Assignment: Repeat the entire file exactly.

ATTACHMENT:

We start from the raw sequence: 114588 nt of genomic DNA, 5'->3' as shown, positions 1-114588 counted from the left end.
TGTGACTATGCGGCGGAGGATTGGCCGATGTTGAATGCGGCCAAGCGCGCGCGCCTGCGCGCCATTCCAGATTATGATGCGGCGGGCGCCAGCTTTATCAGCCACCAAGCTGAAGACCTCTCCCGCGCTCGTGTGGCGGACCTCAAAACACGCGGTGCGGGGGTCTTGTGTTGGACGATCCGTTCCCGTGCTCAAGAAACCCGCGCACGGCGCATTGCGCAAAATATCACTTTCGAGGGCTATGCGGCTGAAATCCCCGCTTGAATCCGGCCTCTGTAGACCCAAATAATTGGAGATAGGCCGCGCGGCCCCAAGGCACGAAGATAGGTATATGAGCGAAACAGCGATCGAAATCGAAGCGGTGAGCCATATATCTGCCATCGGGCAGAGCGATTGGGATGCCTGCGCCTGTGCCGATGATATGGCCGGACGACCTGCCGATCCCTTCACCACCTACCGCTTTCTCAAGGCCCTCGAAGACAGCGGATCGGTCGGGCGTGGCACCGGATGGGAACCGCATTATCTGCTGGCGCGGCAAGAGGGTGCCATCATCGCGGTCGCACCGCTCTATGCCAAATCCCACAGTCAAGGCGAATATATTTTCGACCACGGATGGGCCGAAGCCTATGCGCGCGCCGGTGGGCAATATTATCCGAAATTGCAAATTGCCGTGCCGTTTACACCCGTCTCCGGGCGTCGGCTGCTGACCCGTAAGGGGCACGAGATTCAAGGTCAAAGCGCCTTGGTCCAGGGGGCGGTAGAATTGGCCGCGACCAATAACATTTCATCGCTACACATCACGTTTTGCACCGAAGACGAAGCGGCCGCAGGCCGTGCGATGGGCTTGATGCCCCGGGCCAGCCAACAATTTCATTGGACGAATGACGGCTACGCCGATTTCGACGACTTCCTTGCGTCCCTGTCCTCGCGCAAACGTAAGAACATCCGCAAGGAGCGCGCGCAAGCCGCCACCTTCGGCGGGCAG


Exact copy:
We start from the raw sequence: 114588 nt of genomic DNA, 5'->3' as shown, positions 1-114588 counted from the left end.
TGTGACTATGCGGCGGAGGATTGGCCGATGTTGAATGCGGCCAAGCGCGCGCGCCTGCGCGCCATTCCAGATTATGATGCGGCGGGCGCCAGCTTTATCAGCCACCAAGCTGAAGACCTCTCCCGCGCTCGTGTGGCGGACCTCAAAACACGCGGTGCGGGGGTCTTGTGTTGGACGATCCGTTCCCGTGCTCAAGAAACCCGCGCACGGCGCATTGCGCAAAATATCACTTTCGAGGGCTATGCGGCTGAAATCCCCGCTTGAATCCGGCCTCTGTAGACCCAAATAATTGGAGATAGGCCGCGCGGCCCCAAGGCACGAAGATAGGTATATGAGCGAAACAGCGATCGAAATCGAAGCGGTGAGCCATATATCTGCCATCGGGCAGAGCGATTGGGATGCCTGCGCCTGTGCCGATGATATGGCCGGACGACCTGCCGATCCCTTCACCACCTACCGCTTTCTCAAGGCCCTCGAAGACAGCGGATCGGTCGGGCGTGGCACCGGATGGGAACCGCATTATCTGCTGGCGCGGCAAGAGGGTGCCATCATCGCGGTCGCACCGCTCTATGCCAAATCCCACAGTCAAGGCGAATATATTTTCGACCACGGATGGGCCGAAGCCTATGCGCGCGCCGGTGGGCAATATTATCCGAAATTGCAAATTGCCGTGCCGTTTACACCCGTCTCCGGGCGTCGGCTGCTGACCCGTAAGGGGCACGAGATTCAAGGTCAAAGCGCCTTGGTCCAGGGGGCGGTAGAATTGGCCGCGACCAATAACATTTCATCGCTACACATCACGTTTTGCACCGAAGACGAAGCGGCCGCAGGCCGTGCGATGGGCTTGATGCCCCGGGCCAGCCAACAATTTCATTGGACGAATGACGGCTACGCCGATTTCGACGACTTCCTTGCGTCCCTGTCCTCGCGCAAACGTAAGAACATCCGCAAGGAGCGCGCGCAAGCCGCCACCTTCGGCGGGCAG